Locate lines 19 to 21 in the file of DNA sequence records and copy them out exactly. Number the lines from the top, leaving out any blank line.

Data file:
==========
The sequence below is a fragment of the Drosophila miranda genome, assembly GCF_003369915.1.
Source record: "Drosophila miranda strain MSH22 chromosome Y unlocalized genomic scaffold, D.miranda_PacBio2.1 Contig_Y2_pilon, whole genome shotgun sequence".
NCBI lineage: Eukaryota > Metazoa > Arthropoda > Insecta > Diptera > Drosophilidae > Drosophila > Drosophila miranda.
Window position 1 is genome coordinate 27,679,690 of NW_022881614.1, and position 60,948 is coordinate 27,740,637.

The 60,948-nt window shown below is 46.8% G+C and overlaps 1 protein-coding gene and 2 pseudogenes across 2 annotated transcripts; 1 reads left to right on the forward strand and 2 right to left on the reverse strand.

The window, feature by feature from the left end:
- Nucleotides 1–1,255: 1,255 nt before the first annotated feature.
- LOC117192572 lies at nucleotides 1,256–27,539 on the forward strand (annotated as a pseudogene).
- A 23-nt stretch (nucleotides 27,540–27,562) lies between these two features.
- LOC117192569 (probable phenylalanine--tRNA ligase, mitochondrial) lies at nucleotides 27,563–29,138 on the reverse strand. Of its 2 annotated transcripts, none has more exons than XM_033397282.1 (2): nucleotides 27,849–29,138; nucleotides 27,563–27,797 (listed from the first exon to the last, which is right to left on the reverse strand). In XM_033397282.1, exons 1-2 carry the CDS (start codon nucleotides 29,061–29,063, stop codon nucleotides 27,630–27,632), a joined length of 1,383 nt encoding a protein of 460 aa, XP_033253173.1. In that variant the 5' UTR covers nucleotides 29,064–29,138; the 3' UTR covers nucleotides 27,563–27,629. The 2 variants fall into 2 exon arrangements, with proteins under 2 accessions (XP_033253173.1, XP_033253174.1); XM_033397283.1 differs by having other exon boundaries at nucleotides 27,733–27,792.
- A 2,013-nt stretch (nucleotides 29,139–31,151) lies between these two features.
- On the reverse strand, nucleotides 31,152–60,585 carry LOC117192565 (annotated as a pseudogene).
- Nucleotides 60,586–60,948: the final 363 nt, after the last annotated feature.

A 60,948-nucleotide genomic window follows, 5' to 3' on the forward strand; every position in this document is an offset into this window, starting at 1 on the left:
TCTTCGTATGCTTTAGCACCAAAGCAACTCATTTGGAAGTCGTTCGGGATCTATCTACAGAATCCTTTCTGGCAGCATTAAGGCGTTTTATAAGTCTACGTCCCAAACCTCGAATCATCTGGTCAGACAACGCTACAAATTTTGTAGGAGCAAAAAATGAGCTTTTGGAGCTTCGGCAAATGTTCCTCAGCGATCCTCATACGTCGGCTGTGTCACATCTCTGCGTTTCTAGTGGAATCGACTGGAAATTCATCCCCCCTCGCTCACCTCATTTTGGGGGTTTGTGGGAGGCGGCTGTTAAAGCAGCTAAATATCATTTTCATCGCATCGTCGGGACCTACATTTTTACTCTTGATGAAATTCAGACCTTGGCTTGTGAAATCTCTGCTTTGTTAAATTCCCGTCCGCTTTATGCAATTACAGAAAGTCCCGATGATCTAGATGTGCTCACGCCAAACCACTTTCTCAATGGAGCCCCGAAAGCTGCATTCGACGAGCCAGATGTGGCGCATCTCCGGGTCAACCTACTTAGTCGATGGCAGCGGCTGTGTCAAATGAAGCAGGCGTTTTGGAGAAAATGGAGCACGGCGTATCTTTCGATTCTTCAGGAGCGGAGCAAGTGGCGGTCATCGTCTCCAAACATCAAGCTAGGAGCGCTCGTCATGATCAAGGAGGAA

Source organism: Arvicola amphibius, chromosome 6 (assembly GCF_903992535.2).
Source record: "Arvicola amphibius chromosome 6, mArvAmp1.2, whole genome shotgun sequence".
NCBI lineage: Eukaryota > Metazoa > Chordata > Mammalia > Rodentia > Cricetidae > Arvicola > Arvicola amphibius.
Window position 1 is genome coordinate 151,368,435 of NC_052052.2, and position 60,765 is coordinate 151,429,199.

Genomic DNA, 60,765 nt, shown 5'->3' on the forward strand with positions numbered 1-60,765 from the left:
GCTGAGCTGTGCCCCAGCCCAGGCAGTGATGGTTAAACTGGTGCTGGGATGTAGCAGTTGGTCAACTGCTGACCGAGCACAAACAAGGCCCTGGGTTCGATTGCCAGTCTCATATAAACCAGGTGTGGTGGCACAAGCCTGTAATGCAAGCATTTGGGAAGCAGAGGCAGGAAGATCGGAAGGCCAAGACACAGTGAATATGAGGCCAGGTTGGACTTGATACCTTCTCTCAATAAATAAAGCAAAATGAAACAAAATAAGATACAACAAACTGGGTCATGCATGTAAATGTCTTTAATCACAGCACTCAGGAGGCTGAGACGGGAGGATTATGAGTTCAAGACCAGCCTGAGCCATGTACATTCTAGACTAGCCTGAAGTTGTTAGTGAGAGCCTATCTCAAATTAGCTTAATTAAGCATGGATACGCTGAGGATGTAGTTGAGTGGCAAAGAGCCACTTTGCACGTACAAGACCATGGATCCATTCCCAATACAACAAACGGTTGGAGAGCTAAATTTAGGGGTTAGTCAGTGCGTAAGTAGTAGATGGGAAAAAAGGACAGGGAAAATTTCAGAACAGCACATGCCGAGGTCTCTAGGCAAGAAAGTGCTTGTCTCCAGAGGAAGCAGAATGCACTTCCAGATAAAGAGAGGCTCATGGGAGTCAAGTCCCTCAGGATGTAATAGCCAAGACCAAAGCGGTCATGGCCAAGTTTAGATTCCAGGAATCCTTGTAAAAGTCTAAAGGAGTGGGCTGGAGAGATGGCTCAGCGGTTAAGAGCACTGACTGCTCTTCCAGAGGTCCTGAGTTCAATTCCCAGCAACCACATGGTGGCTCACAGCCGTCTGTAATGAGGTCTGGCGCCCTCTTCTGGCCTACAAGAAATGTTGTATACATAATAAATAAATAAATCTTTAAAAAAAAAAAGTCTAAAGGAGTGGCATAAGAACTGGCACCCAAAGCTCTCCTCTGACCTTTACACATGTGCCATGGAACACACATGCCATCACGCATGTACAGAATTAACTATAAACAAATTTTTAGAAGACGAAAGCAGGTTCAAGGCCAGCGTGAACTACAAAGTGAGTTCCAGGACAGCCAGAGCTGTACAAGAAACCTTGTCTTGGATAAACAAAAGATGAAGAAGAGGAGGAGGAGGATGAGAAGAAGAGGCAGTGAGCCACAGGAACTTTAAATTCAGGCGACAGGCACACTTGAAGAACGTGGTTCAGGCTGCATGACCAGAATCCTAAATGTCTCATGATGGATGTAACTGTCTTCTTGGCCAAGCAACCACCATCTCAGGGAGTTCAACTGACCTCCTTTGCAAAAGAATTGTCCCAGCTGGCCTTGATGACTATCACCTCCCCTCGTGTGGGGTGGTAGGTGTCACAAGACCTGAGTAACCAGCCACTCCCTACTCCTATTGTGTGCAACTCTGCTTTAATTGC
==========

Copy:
Window position 1 is genome coordinate 151,368,435 of NC_052052.2, and position 60,765 is coordinate 151,429,199.

Genomic DNA, 60,765 nt, shown 5'->3' on the forward strand with positions numbered 1-60,765 from the left:
GCTGAGCTGTGCCCCAGCCCAGGCAGTGATGGTTAAACTGGTGCTGGGATGTAGCAGTTGGTCAACTGCTGACCGAGCACAAACAAGGCCCTGGGTTCGATTGCCAGTCTCATATAAACCAGGTGTGGTGGCACAAGCCTGTAATGCAAGCATTTGGGAAGCAGAGGCAGGAAGATCGGAAGGCCAAGACACAGTGAATATGAGGCCAGGTTGGACTTGATACCTTCTCTCAATAAATAAAGCAAAATGAAACAAAATAAGATACAACAAACTGGGTCATGCATGTAAATGTCTTTAATCACAGCACTCAGGAGGCTGAGACGGGAGGATTATGAGTTCAAGACCAGCCTGAGCCATGTACATTCTAGACTAGCCTGAAGTTGTTAGTGAGAGCCTATCTCAAATTAGCTTAATTAAGCATGGATACGCTGAGGATGTAGTTGAGTGGCAAAGAGCCACTTTGCACGTACAAGACCATGGATCCATTCCCAATACAACAAACGGTTGGAGAGCTAAATTTAGGGGTTAGTCAGTGCGTAAGTAGTAGATGGGAAAAAAGGACAGGGAAAATTTCAGAACAGCACATGCCGAGGTCTCTAGGCAAGAAAGTGCTTGTCTCCAGAGGAAGCAGAATGCACTTCCAGATAAAGAGAGGCTCATGGGAGTCAAGTCCCTCAGGATGTAATAGCCAAGACCAAAGCGGTCATGGCCAAGTTTAGATTCCAGGAATCCTTGTAAAAGTCTAAAGGAGTGGGCTGGAGAGATGGCTCAGCGGTTAAGAGCACTGACTGCTCTTCCAGAGGTCCTGAGTTCAATTCCCAGCAACCACATGGTGGCTCACAGCCGTCTGTAATGAGGTCTGGCGCCCTCTTCTGGCCTACAAGAAATGTTGTATACATAATAAATAAATAAATCTTTAAAAAAAAAAAGTCTAAAGGAGTGGCATAAGAACTGGCACCCAAAGCTCTCCTCTGACCTTTACACATGTGCCATGGAACACACATGCCATCACGCATGTACAGAATTAACTATAAACAAATTTTTAGAAGACGAAAGCAGGTTCAAGGCCAGCGTGAACTACAAAGTGAGTTCCAGGACAGCCAGAGCTGTACAAGAAACCTTGTCTTGGATAAACAAAAGATGAAGAAGAGGAGGAGGAGGATGAGAAGAAGAGGCAGTGAGCCACAGGAACTTTAAATTCAGGCGACAGGCACACTTGAAGAACGTGGTTCAGGCTGCATGACCAGAATCCTAAATGTCTCATGATGGATGTAACTGTCTTCTTGGCCAAGCAACCACCATCTCAGGGAGTTCAACTGACCTCCTTTGCAAAAGAATTGTCCCAGCTGGCCTTGATGACTATCACCTCCCCTCGTGTGGGGTGGTAGGTGTCACAAGACCTGAGTAACCAGCCACTCCCTACTCCTATTGTGTGCAACTCTGCTTTAATTGC